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The ABCD’s of Fall Arrest Systems

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For years, folks in the fall protection industry have preached the ABC’s of personal fall arrest systems:  Anchorage, Body Support, and Connecting Devices.  This is a great start because the approach has us thinking systematically.  The phrase is easy to remember, and it prompts workers and EHS managers to think about fall arrest systems in a holistic manner, but is this enough to guarantee the safety of your employees?

Most articles and videos found on the web reference the ABC’s of fall arrest systems, and as previously mentioned, anchorage, body support, and connecting devices are important components of a fall arrest system.  Let’s begin with some basic working definitions of these terms:


Single Point Anchor

Anchors are used to attach horizontal or vertical lifelines, lanyards, or other fall arrest equipment to structural members.  The specific type of anchorage best suited for your application will vary based on industry, job, type of installation and available structure. Anchors must be designed to sustain the loads imposed during a fall and provide a sufficient factor of safety.  Remember, anchorage devices take two forms:  off the shelf, stock and or/ improvised solutions and engineered or certified anchorage devices.  Non-engineered systems must be rated at 5,000 lbs. per employee while engineered systems must be rated at 2 times the applied load (also referred to as a safety factor of 2) in the event of a fall.


Body Harness & Self-Retracting Lifeline

Body Harness & Self-Retracting Lifeline

Body Support typically takes the form of a full body harness which evenly distributes fall forces over your upper thighs, pelvis, chest and shoulders. Body harnesses provide a connection point, sometimes known as a dorsal D-Ring that attaches to your connecting device.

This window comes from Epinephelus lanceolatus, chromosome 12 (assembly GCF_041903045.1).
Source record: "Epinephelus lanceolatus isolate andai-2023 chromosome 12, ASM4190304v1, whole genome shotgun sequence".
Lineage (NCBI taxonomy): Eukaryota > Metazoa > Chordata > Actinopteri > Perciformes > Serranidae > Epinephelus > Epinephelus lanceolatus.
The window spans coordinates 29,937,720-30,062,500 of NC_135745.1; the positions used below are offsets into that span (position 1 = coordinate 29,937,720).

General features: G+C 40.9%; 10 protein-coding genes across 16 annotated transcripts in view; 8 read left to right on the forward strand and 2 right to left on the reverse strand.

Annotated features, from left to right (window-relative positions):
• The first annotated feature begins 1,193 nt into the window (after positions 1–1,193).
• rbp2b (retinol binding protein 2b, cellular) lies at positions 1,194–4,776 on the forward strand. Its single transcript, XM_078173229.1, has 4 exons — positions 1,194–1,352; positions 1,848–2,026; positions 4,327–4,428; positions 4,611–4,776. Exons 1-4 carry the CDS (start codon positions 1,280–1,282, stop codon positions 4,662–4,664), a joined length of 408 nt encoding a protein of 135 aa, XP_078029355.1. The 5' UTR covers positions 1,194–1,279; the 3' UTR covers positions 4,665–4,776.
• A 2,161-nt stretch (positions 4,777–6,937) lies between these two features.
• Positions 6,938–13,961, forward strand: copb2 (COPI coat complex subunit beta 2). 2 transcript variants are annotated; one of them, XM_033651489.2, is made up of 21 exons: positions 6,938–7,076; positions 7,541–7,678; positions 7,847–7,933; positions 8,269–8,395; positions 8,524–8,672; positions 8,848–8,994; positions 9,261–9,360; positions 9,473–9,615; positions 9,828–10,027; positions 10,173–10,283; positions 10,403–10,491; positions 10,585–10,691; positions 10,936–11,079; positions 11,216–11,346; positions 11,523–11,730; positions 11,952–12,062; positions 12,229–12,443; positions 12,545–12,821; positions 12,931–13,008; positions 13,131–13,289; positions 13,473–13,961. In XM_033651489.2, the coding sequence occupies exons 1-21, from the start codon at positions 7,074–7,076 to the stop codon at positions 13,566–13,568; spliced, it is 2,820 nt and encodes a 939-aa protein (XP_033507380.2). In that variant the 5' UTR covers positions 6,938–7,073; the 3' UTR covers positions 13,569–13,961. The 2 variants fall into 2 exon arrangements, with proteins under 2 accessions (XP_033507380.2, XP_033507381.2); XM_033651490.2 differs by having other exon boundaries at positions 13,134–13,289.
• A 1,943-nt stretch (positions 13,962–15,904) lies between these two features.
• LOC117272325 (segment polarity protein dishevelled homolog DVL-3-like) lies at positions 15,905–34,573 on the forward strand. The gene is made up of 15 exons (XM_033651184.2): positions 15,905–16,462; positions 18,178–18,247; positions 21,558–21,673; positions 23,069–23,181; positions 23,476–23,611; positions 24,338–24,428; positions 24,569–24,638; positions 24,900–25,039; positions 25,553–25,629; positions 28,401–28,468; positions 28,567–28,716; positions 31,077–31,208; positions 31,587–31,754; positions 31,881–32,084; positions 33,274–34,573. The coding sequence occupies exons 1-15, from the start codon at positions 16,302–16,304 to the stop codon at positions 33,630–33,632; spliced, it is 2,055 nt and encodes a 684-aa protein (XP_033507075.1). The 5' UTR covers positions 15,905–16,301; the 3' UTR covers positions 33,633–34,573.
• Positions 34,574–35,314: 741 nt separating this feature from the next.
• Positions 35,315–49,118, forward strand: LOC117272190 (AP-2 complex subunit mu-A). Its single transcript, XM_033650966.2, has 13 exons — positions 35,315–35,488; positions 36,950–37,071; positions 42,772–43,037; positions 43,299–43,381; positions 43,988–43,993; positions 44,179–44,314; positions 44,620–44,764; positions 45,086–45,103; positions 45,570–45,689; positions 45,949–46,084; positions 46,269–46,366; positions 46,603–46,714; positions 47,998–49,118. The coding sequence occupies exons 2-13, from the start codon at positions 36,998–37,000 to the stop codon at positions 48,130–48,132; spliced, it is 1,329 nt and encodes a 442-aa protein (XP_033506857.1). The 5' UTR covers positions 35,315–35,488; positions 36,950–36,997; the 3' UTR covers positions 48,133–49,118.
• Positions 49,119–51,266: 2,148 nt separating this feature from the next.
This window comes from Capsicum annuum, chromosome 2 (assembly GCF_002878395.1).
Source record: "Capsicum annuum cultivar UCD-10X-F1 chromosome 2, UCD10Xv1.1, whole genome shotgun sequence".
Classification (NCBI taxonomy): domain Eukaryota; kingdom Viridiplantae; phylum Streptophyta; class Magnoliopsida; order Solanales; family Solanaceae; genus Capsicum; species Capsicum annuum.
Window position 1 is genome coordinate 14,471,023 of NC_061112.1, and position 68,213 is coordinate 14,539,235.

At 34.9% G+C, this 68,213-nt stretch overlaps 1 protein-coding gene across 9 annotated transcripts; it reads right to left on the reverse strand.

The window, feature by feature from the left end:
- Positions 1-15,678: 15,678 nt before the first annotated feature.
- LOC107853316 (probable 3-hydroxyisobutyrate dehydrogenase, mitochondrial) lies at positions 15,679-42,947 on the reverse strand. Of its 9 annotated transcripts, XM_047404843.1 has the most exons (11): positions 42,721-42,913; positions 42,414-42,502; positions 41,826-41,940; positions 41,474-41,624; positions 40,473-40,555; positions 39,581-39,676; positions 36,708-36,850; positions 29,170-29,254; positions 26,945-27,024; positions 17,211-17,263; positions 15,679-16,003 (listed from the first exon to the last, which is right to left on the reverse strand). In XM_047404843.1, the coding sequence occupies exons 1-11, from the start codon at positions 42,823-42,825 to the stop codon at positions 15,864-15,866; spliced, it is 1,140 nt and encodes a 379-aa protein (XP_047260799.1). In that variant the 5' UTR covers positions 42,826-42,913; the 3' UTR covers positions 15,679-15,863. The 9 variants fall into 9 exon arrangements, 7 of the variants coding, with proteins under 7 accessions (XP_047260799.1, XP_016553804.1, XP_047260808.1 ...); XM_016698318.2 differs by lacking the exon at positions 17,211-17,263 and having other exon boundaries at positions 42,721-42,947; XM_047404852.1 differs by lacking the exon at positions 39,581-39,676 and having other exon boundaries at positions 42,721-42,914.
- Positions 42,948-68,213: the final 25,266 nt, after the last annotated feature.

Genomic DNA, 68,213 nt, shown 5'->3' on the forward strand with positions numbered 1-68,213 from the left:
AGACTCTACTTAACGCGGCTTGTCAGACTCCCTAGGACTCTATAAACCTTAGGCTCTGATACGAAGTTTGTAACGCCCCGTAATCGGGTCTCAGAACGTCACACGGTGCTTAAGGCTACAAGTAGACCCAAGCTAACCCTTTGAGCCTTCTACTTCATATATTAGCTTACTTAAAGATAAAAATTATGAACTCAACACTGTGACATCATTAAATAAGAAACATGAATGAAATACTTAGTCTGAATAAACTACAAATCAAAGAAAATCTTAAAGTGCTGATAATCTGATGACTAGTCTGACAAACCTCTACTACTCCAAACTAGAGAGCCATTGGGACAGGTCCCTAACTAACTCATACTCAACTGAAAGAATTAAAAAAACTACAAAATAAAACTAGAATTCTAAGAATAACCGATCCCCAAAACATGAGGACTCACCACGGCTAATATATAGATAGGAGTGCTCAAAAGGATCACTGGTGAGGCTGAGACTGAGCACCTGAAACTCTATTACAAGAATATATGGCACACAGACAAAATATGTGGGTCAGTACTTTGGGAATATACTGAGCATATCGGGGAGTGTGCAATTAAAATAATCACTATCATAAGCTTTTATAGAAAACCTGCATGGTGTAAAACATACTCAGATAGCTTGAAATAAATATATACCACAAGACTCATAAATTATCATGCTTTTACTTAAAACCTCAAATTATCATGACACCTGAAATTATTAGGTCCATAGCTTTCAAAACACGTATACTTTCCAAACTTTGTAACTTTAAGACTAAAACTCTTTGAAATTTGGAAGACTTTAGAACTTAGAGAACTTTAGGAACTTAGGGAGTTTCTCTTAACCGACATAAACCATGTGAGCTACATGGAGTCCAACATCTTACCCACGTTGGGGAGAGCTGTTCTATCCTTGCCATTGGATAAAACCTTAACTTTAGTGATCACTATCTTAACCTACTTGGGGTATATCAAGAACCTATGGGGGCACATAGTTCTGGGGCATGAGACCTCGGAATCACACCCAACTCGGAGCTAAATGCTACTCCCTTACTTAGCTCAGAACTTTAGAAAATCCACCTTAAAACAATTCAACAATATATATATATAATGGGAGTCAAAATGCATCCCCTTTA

Your Connecting Device ties your body harness to the anchorage point.  Commonly used connecting devices include shock absorbing lanyards and self-retracting lifelines (SRL’s). In the event of a fall, the braking mechanism inside the SRL engages, typically within 3 feet, dramatically reducing the actual fall distance and the likelihood of a swing fall.

Explained in this manner, it is easy to see why some might think that the ABC’s of fall arrest systems will ensure worker safety, but there is a fourth factor needed to complete the system:  the Descent, Rescue, and Retrieval of a fallen worker.  It is imperative to have a rescue plan in place at your jobsite in the event of a fall.  All too often, folks think that calling 911 is an acceptable solution, but your employees need the necessary tools, training, and skills to execute a safe rescue.  Relying solely on your local EMS may put employees’ lives in serious peril.

An effective rescue plan needs to safe and simple as possible, putting the fewest workers at risk.  Think of rescue options in terms of a hierarchy—some techniques pose more dangers than others, meaning they should only be utilized as a last resort.   There are four basic rescue outlined below reflect the safe rescue hierarchy as the techniques grow in complexity list and risk as you work down the list:

  • Self-Rescue:  A worker climbs or pulls himself to safety
  • Assisted Self-Rescue:  A co-worker brings a ladder, allowing the fallen employee to safely descend after a fall
  • Mechanically Aided Rescue:  A lift or bucket truck is used to extract a worker after a fall.  Please note:  this option can be dangerous in large work areas since it may take significant time to move and position the equipment in order to execute a rescue after a fall.
  • Rescue Pick-Offs:  This last resort measure requires considerable time and skill to execute a safe rescue.  A rescue pick-off requires an additional employee or EMS officer to lower a fallen worker to safety.
Rescue Hoist

Rescue Hoist

As you can see from the above list, assessing the rescue situation in the event of a fall requires calm thinking and a clearly defined plan to safeguard the safety of all parties to a rescue.  Your employees need to have training in advance of a fall so they can quickly and safely execute a rescue; waiting until an accident occurs is too late.

With the proper equipment, training, and skills, your employees can quickly assess the situation and utilize the safest approach to rescue a fallen co-worker.  Remember, an effective fall arrest system is comprised of ABCD.  To learn more about fall protection, or to discuss your specific safety requirements, contact Diversified Fall Protection for a no-obligation consultation.


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Did You Know?

Anytime that work is being performed on a roof that has a pitch of 4:12 or higher, fall protection must be used at all times?